Skip to main content
× THE NAIROBIAN NAIROBIAN SHOP TEN THINGS HEALTH FLASH BACK FASHION MONEY ASIAN ARENA FEATURES TRAVEL UNCLE TED BETTING POLITICS Podcasts E-Paper Lifestyle & Entertainment Nairobian Entertainment Eve Woman Travelog TV Stations KTN Home KTN News BTV KTN Farmers TV Radio Stations Radio Maisha Spice FM Vybez Radio Enterprise VAS E-Learning Digger Classified Jobs Games Crosswords Sudoku The Standard Group Corporate Contact Us Rate Card Vacancies DCX O.M Portal Corporate Email RMS
×
SPORTS

Music therapy: Singing to the sick gives King Fololo joy

ARTS LOUNGE
By Esther Dianah | December 19th 2021 | 4 min read

WILLIS OCHIENG NGEI alias KING FOLOLO is a music artist who does music therapy for the sick. He spoke to ESTHER DIANAH about why he sings to patients for free and his grandmother’s prediction that became a reality.

Tell us about your background in music.

I am a full-time musician, vocalist, dancer and a guitarist with my band, Tazam AfroBand. My passion for music started when I was in Form Four. I didn’t know it was a career, so I did it as a hobby. I used to dance even without any music playing and my grandmother would always tell me that I was going to be an artist. I didn’t understand it then. It was like a prophecy; my granny spoke into my future.

When did it start?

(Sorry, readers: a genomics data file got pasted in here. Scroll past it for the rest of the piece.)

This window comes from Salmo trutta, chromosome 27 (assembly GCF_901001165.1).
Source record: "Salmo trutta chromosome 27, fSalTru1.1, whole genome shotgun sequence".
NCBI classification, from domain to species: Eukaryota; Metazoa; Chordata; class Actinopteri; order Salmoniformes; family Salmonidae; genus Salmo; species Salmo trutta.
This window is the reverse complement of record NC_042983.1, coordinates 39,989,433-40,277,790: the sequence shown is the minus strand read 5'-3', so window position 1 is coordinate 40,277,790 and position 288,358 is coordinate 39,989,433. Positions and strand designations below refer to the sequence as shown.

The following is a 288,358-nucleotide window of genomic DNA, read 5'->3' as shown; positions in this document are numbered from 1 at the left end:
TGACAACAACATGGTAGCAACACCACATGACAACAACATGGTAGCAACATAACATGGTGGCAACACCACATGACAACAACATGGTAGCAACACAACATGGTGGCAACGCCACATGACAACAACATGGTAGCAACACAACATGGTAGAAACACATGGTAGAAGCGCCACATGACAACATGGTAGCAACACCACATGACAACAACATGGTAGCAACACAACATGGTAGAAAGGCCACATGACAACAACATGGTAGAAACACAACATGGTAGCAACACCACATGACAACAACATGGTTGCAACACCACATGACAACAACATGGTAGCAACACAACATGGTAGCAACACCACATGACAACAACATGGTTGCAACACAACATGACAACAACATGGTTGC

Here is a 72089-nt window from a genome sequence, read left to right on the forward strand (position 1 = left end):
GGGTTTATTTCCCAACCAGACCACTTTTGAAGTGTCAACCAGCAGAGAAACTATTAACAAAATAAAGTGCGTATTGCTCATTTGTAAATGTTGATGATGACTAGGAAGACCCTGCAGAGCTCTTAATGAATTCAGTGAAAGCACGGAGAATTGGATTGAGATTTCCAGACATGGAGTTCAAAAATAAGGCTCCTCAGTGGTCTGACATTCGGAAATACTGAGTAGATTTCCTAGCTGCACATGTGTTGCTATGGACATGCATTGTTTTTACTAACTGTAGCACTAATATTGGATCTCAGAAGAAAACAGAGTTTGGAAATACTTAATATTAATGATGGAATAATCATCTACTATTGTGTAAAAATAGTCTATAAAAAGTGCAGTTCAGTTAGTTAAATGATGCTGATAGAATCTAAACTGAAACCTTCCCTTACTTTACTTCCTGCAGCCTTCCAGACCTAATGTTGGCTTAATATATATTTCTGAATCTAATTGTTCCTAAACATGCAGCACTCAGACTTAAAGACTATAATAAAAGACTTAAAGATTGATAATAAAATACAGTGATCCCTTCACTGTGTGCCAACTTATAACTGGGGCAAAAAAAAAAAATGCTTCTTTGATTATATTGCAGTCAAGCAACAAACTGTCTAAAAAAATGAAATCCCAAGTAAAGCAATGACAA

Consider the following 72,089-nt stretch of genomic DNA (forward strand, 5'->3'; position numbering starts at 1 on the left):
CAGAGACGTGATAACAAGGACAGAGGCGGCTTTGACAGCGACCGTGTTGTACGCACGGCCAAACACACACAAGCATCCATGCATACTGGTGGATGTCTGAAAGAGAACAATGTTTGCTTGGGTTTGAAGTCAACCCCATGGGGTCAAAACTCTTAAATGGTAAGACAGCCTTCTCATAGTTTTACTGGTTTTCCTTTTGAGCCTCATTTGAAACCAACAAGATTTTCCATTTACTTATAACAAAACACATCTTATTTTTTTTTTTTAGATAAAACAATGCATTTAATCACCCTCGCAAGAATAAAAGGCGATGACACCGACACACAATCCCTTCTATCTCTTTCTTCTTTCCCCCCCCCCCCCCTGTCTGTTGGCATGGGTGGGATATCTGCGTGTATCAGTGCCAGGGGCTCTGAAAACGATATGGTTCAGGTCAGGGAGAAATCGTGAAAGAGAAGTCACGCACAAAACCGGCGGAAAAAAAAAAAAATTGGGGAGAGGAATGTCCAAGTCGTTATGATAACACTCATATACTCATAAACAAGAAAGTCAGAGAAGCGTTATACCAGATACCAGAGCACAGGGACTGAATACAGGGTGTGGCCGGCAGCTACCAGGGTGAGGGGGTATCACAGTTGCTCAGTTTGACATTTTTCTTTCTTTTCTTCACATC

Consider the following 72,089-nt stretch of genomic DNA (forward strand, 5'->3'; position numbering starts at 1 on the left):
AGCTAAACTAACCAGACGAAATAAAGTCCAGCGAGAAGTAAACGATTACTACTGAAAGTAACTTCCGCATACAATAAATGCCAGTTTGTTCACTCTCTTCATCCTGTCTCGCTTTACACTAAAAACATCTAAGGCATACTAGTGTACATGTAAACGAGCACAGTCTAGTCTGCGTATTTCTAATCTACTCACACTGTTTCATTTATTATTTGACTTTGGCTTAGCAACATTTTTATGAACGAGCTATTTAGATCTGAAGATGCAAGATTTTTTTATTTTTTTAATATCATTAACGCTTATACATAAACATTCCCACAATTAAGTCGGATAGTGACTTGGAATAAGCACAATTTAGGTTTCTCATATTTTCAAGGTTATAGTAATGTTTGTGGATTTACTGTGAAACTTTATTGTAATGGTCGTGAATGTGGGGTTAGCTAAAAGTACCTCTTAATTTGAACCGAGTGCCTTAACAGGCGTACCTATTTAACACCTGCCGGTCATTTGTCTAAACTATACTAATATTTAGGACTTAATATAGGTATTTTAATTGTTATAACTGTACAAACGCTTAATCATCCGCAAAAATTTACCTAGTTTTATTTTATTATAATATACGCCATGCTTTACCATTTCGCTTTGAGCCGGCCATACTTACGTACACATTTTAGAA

My addiction started when I joined the drama club. In high school, when most students went for French classes and drawing and art design, I went for music classes. We were the only two students in music class in the entire school with a population of 600 students. I started pursuing music professionally after high school.

Tell us about music therapy. 

Music therapy is an old tradition that is being rekindled right now in various hospitals and homes. It started in the Bible when David was asked to play the harp to make the king feel better. We sing to the sick any music of their choice because we believe music has comforting power. In 2017, I joined a couple of friends who invited me once to The Mater Misericordiae Hospital where the programme had been started, with artists like Kenzo, Suzzane Owiyo, and Sauti Sol. After they became big names, they left the programme, and I saw this as an opportunity to start music therapy. I do music therapy because it is a better way to use my gift and give back to the community. We do the therapy from Monday to Friday for three hours.

What do you gain from the therapy? 

The therapy is completely voluntary and free. We get a lot of good referrals as a band by the patients who hook us up with gig clubs, weddings and birthday ceremonies that pay us well.

Tell us about your family background. 

Both parents were teachers and very strict. My mother is still a headmistress, and my father was a headmaster until he passed away in 2013. Despite being very strict, my relationship with them has always been great. My mother is my pillar, my go-to person when things don’t make sense.

Name one thing from your family that inspired you to do music therapy.